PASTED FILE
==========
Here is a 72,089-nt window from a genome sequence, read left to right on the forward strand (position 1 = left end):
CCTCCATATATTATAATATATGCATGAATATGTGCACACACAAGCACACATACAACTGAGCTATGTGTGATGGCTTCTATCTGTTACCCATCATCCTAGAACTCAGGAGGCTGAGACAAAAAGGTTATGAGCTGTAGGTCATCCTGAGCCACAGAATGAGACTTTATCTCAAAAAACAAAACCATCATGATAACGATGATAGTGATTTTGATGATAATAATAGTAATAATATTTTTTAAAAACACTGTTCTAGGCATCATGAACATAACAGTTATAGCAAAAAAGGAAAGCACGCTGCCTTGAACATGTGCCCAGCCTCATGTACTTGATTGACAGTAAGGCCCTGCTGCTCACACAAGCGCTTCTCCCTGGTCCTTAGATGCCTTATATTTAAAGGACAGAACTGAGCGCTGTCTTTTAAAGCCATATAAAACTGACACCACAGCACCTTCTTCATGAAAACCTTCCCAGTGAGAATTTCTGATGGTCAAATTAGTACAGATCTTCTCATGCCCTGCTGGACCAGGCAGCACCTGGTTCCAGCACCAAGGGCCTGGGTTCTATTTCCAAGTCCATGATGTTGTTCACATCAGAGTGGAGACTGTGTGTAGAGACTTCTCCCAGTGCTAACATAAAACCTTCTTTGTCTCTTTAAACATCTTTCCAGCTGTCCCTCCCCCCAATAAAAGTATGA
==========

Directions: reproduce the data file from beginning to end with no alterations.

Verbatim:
Here is a 72,089-nt window from a genome sequence, read left to right on the forward strand (position 1 = left end):
CCTCCATATATTATAATATATGCATGAATATGTGCACACACAAGCACACATACAACTGAGCTATGTGTGATGGCTTCTATCTGTTACCCATCATCCTAGAACTCAGGAGGCTGAGACAAAAAGGTTATGAGCTGTAGGTCATCCTGAGCCACAGAATGAGACTTTATCTCAAAAAACAAAACCATCATGATAACGATGATAGTGATTTTGATGATAATAATAGTAATAATATTTTTTAAAAACACTGTTCTAGGCATCATGAACATAACAGTTATAGCAAAAAAGGAAAGCACGCTGCCTTGAACATGTGCCCAGCCTCATGTACTTGATTGACAGTAAGGCCCTGCTGCTCACACAAGCGCTTCTCCCTGGTCCTTAGATGCCTTATATTTAAAGGACAGAACTGAGCGCTGTCTTTTAAAGCCATATAAAACTGACACCACAGCACCTTCTTCATGAAAACCTTCCCAGTGAGAATTTCTGATGGTCAAATTAGTACAGATCTTCTCATGCCCTGCTGGACCAGGCAGCACCTGGTTCCAGCACCAAGGGCCTGGGTTCTATTTCCAAGTCCATGATGTTGTTCACATCAGAGTGGAGACTGTGTGTAGAGACTTCTCCCAGTGCTAACATAAAACCTTCTTTGTCTCTTTAAACATCTTTCCAGCTGTCCCTCCCCCCAATAAAAGTATGA